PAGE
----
And where is the smallest Seaman?

Seaman, three inches tall at the shoulders.

That’s what you’ll find in statuary along the Columbia River in Washington. It’s likely the smallest of Seaman representations.

The statuary of Seaman, Meriwether Lewis, William Clark, and Sacajawea is at the Dismal Nitch Safety Rest Area on Highway 401 (also known as the Lewis and Clark Trail Highway) near Point Ellice close to the mouth of the Columbia River in Washington. The rest area is the home of the high-relief bronze sculpture artwork and monument by sculptor Gareth Curtis and mason Bill Clearman.

In the above photograph by Jim Sayce, Seaman seems to be having a good ol’ time studying what one of the explorers is pointing at—others of the expedition trying to canoe through huge swells.

The artwork reflects the dire situation the explorers faced during a bad storm and high waves near the mouth of the Columbia River. They were stranded there on the shore Nov. 12, 1805. During low tide, they moved into a cove that became known as the “Dismal Nitch”—and dismal the area was.

The following is William Clark’s journal entry for that time, shown here with the captain’s unique spellings intact:

“It would be distressing to See our Situation, all wet and Colde our bedding also wet, (and the robes of the party which Compose half the bedding is rotten and we are not in a Situation to supply their places) in a wet bottom Scercely large enough to contain us, our baggage half a mile from us and Canoes at the mercy of the waves, altho Secured as well as possible, Sunk with emence parcels of Stone to wate them down to prevent their dashing to pieces against the rocks.”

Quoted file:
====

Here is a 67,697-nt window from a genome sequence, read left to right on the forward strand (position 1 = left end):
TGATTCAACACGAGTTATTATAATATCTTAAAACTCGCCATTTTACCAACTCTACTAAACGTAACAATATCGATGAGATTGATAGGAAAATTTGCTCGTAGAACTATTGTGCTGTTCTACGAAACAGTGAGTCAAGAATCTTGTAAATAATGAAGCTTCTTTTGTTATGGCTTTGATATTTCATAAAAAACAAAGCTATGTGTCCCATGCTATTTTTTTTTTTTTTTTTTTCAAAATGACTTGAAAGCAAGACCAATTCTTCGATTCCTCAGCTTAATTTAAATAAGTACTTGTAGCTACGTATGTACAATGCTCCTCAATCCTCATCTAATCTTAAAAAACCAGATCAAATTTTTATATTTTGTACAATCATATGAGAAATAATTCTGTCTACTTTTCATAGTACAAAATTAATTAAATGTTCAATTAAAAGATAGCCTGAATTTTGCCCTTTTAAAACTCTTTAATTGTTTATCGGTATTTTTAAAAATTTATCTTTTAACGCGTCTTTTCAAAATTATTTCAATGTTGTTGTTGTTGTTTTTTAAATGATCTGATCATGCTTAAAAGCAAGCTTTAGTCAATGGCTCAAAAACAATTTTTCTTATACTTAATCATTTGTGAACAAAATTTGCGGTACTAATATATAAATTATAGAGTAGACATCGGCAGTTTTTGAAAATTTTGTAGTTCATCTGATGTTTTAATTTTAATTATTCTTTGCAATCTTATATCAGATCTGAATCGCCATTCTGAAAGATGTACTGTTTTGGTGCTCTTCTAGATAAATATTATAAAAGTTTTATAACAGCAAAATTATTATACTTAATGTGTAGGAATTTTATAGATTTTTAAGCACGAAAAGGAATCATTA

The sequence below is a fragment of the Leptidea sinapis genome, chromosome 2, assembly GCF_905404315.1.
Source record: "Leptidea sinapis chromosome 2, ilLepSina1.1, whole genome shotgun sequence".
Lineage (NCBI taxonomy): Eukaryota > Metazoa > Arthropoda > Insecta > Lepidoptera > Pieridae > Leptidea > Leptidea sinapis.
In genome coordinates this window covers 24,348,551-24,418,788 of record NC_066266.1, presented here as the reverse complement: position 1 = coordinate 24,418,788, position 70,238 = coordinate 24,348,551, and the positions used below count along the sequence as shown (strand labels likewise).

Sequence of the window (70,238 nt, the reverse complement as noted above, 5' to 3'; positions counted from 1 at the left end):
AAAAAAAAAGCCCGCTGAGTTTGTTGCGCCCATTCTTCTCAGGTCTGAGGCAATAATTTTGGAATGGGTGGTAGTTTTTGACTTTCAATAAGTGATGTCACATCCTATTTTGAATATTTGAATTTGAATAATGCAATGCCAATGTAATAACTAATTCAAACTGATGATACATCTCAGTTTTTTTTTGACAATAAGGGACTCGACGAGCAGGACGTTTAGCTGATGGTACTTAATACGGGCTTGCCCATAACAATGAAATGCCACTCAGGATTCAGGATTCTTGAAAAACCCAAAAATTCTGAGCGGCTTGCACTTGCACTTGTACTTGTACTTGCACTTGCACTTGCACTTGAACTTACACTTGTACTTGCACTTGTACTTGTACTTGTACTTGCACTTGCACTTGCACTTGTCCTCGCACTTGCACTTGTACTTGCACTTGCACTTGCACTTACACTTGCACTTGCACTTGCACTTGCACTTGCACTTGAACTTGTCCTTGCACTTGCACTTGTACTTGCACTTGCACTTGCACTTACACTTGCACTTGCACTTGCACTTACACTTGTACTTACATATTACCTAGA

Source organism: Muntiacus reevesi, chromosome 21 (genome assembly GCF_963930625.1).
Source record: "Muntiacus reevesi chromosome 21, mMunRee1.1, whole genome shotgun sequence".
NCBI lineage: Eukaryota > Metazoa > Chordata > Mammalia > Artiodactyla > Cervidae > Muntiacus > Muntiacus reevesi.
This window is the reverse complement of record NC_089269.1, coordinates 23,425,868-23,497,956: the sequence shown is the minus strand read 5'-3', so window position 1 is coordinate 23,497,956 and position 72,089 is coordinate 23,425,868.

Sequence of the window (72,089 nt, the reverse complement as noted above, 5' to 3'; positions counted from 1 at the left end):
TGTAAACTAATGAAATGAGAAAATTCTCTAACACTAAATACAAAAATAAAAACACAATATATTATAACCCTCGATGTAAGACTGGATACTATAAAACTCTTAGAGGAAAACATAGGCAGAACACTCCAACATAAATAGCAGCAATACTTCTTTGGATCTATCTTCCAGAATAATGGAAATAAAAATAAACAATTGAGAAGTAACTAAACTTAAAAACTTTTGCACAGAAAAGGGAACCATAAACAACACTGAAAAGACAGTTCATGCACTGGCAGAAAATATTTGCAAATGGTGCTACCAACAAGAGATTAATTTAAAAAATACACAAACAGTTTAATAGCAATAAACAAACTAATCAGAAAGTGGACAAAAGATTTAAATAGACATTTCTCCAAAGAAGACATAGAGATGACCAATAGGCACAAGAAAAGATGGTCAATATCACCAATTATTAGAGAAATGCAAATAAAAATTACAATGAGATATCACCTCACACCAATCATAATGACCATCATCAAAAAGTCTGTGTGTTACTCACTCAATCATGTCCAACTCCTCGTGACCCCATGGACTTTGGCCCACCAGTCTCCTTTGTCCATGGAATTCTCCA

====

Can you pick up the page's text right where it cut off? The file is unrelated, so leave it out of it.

Learn more:

Here are informative articles about Seaman published in We Proceeded On, the quarterly journal of the Lewis and Clark Trail Heritage Foundation:

About the author:

Shannon Kelly and Seaman statue

Shannon Kelly and Seaman statue in background.

The author of this article, Shannon Kelly, is the interpretive resource specialist at the Lewis and Clark Interpretive Center and Fort Mandan State Historic Site in Washburn, N.D.. She holds a bachelor’s in history from the University of Idaho and a master’s in public history from Colorado State University. Kelly has written a history of the Sound of Idaho Marching Band for the University of Idaho and is a contributor to the Lewis & Clark Trail Heritage Foundation’s journal We Proceeded On. She is currently at work on a book exploring the three winters of the Lewis and Clark Expedition. Much of this article was originally published May 9, 2022, in the State Historical Society of North Dakota blog.

A thank you goes to Jim Sayce for providing the photograph and information about the smallest Seaman and Dismal Nitch. Jim is the incoming president of the Lewis and Clark Trail Heritage Foundation.

 

Discover Lewis and Clark through new videos

Discover Lewis and Clark through new videos

The Lewis and Clark Trail Heritage Foundation recently launched a YouTube channel where viewers can learn the Corps of Discovery’s story directly from historians and other experts.

So far, four videos have been published on the channel—more will be posted in the near future. Each video is more than an hour in length and covers different topics in-depth. The speakers are experts on the Lewis and Clark Historic Trail, the explorers and related topics.

The Knife River Villages, which played a role in the Lewis and Clark Expedition, is the topic of one of the new videos offered by the Lewis and Clark Trail Heritage Foundation.